Ma Huateng, the co-founder of Chinese internet giant Tencent, lacks the profile of his namesake and rival at Alibaba, Jack Ma, but his aims are no less ambitious.
“It’s hard to overstate how deeply embedded Tencent’s products are in the lives of its nearly one billion users in China,” says Robert Hackett on Fortune. WeChat, Tencent’s flagship social-media app, is ubiquitous throughout the country, and its gaming franchises, such as Honour of Kings, draw over 200 million players a month.
“In gaming, messaging, banking and more, Tencent has made itself indispensable.” Last November, Tencent became the first Asian firm to surpass a $500bn market cap, becoming more valuable than Facebook in the process. Founder Ma Huateng’s 8.6% stake in the business means his personal wealth more than doubled in 2017 and it now stands at more than $50bn.
Shunning the limelight
Ma Huateng, known as Pony Ma in English as Ma is Chinese for horse, spent the summer jockeying with Jack Ma of Alibaba for the title of China’s richest man, says Russell Flannery for Forbes. Yet the horse race between the tech chiefs – who are not related – belies important differences. “Alibaba is best known for… the outgoing style of its high-profile chairman” while Tencent’s leader is a far lower-key figure with an engineering background.
Ma Huateng has a reputation for being elusive, noted Dorinda Elliott for Fast Company in 2014. He is reluctant to give interviews. Even analysts in Hong Kong covering Tencent are not sure whether he lives in the city or across the border in Shenzhen, where Tencent is headquartered. The “one attribute seemingly sanctioned for public consumption – and, therefore, the one that is heard over and over – is that he is a ‘computer geek’”. Indeed Ma is such a geek that he met his wife, Wang Danting, after three months of chatting to her on QQ, a messaging app that he created at the start of his tech career, reports Bloomberg.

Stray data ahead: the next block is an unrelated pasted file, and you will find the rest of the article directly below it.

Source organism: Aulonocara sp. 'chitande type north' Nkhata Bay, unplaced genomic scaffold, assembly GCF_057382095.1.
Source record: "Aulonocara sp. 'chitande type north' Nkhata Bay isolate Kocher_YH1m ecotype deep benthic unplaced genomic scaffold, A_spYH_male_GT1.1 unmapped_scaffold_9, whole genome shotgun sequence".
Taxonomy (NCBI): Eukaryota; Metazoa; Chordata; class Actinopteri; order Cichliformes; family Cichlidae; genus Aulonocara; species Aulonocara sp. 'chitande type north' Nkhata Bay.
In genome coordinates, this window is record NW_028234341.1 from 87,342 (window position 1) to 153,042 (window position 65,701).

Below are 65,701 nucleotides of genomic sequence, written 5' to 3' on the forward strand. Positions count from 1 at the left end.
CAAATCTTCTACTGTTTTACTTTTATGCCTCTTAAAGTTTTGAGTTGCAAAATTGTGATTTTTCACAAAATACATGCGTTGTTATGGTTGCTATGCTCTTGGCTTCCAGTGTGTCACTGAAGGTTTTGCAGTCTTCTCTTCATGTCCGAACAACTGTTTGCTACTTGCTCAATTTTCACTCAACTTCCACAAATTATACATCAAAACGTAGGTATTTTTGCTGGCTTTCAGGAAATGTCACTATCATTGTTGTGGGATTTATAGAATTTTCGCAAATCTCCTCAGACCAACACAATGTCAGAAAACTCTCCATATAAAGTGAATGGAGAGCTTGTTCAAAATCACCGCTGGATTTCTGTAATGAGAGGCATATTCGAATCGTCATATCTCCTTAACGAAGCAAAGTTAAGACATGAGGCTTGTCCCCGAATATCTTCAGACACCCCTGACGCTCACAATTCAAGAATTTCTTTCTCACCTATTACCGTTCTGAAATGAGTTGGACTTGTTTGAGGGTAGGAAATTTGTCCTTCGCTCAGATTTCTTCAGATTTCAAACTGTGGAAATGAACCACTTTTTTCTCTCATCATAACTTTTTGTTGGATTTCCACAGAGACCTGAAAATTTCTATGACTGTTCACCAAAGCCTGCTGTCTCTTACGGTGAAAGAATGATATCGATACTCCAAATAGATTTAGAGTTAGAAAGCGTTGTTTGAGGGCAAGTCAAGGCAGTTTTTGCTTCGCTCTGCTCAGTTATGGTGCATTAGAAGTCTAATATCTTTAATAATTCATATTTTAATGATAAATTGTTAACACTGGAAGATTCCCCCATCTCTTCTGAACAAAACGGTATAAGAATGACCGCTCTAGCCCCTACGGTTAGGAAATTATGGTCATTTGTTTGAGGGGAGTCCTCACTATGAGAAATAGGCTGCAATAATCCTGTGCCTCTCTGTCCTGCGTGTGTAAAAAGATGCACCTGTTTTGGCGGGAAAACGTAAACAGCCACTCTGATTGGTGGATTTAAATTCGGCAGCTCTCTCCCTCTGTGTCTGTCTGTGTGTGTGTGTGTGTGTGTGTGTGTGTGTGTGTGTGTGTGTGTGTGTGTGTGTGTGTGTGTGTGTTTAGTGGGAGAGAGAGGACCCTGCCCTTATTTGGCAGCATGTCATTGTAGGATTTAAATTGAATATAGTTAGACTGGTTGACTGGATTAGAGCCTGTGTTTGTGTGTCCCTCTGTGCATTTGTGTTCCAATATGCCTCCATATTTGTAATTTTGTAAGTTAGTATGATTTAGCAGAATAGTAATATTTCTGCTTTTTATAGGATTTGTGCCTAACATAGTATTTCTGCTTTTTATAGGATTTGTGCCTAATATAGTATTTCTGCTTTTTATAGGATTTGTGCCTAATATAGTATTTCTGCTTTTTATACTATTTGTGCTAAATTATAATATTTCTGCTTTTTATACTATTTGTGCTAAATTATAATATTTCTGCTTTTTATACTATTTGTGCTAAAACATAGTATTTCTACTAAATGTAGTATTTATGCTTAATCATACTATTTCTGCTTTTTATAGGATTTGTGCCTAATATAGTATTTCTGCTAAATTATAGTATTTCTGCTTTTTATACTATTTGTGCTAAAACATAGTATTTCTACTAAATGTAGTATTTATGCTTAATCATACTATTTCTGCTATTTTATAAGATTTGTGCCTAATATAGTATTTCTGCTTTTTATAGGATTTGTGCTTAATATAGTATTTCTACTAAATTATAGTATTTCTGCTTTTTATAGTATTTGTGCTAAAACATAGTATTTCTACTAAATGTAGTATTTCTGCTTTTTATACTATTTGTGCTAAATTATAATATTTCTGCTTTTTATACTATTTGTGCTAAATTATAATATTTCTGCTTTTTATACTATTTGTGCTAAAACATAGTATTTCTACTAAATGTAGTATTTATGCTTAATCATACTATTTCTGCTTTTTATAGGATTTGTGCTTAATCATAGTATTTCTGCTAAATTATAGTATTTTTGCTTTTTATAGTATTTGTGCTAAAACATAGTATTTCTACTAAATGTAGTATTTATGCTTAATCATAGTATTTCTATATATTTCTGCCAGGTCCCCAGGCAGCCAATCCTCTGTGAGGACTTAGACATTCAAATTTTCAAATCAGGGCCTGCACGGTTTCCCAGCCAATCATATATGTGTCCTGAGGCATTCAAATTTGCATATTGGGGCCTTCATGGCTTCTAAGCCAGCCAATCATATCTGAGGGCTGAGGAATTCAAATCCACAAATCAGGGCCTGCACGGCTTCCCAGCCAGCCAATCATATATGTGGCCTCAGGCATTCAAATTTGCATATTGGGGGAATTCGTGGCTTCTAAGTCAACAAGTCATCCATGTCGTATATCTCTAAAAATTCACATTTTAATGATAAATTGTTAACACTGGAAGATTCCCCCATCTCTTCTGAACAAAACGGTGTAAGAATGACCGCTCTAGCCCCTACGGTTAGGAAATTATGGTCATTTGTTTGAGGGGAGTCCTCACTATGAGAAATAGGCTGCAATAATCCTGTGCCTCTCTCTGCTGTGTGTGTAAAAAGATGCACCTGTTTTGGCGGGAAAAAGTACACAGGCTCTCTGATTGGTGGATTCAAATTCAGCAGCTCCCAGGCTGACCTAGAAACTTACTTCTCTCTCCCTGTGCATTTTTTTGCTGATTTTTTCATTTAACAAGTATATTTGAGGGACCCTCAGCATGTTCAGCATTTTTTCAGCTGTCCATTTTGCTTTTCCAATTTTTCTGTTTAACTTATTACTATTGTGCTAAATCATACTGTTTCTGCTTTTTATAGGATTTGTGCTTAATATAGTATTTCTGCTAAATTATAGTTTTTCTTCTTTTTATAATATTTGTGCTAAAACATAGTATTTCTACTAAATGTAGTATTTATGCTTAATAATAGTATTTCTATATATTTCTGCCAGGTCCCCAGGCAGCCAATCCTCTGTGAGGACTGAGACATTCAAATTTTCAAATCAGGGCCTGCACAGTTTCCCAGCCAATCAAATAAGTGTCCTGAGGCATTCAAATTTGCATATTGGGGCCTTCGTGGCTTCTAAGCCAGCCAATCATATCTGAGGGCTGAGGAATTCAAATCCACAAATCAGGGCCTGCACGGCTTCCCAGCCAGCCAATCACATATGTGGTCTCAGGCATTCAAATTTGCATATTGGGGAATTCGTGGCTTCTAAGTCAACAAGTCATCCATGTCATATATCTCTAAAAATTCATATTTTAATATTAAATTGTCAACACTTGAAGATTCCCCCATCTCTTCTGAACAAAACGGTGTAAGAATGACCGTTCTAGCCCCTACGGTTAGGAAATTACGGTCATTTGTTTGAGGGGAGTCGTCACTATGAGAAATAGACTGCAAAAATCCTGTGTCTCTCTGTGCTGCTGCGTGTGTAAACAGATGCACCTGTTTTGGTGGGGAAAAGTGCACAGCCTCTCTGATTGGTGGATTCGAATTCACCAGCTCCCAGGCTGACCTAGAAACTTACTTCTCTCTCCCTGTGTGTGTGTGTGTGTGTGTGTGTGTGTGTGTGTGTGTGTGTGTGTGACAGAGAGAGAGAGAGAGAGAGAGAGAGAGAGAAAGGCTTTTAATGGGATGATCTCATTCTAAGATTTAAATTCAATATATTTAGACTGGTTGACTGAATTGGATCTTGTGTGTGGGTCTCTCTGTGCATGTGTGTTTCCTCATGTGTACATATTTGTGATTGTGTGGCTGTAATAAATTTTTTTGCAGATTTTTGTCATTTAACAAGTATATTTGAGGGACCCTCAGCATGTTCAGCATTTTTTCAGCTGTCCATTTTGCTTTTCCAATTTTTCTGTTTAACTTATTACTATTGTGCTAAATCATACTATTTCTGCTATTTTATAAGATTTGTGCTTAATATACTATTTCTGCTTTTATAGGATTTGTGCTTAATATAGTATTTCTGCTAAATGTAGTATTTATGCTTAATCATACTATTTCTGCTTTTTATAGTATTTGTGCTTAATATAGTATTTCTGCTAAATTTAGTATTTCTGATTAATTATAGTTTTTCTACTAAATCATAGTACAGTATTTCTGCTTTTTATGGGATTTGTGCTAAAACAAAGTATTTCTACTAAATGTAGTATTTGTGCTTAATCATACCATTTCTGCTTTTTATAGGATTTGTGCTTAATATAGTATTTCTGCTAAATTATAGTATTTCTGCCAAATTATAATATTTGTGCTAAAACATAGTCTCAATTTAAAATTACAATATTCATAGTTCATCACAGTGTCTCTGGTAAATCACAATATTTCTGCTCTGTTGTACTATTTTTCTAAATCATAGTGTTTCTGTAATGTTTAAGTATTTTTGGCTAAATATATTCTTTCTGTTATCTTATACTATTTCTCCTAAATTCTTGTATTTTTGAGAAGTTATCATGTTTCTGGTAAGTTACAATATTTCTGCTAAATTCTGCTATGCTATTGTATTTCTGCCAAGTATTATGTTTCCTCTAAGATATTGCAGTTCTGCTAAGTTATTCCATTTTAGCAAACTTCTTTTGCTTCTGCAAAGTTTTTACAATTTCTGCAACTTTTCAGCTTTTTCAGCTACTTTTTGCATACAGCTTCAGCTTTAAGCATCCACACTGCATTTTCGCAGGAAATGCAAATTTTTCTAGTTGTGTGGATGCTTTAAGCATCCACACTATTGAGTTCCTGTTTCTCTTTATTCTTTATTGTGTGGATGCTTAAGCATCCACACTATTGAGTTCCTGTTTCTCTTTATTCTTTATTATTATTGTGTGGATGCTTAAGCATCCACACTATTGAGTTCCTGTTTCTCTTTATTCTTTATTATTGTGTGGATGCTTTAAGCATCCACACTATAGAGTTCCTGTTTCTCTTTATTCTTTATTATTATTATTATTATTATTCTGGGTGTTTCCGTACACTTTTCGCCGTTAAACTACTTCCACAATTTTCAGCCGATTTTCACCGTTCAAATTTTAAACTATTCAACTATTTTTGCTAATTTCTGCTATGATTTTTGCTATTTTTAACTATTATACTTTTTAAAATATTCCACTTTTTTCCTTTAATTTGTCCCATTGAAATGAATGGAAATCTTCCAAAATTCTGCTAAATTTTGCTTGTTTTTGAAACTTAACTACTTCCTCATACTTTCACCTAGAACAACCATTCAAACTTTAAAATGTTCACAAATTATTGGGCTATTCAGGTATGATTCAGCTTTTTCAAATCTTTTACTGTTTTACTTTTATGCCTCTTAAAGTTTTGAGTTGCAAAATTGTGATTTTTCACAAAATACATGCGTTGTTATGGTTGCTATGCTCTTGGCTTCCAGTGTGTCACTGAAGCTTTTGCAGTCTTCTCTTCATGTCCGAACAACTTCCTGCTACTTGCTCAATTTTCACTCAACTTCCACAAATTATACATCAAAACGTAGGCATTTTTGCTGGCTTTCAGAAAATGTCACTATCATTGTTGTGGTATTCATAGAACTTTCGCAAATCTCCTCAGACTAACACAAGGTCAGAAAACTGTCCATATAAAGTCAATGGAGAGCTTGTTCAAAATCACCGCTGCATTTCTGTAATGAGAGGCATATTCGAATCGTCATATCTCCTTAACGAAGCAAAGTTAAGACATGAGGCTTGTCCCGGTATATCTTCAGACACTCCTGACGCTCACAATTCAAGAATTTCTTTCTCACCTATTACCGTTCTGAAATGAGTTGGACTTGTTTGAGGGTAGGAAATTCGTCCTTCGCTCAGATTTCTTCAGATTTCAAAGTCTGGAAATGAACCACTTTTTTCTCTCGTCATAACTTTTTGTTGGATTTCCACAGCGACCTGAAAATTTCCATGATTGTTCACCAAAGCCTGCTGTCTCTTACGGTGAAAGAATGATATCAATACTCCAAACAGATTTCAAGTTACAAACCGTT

An inspired move
Ma, the son of a port manager, studied computer science at Shenzhen University before getting a job developing paging software that earned him the equivalent of $176 a month. In 1998, he then founded Tencent with a university classmate and three others.
The firm first had success with a messaging service called QQ and a number of online games, while also trying and failing to challenge Alibaba in online retail. But Ma’s most inspired move was a push into the mobile social-media market in 2011.
“Ma created two teams of engineers… Unbeknown to them, both were given the same instructions and pitted against each other,” says Elliott. The result was the app that became WeChat.
Ma is “utterly strategic” in his thinking and highly disciplined, says Louise Lucas in the Financial Times. “Some people describe him as a scorpion: he will wait and then strike,” tech analyst Matthew Brennan tells her.
A member of China’s National People’s Congress, “he is nearly always on message”, adds Lucas. But in China “government surveillance is axiomatic”, which has provoked worry about what Tencent is doing with “one of the biggest troves of data on the planet”.
As Tencent is going global at a time when regulators worldwide are growing more sceptical of big tech, Ma must expect further scrutiny. “It’s tough to stay in the shadows when you sit atop a goliath… keeping a low profile is only going to get harder.”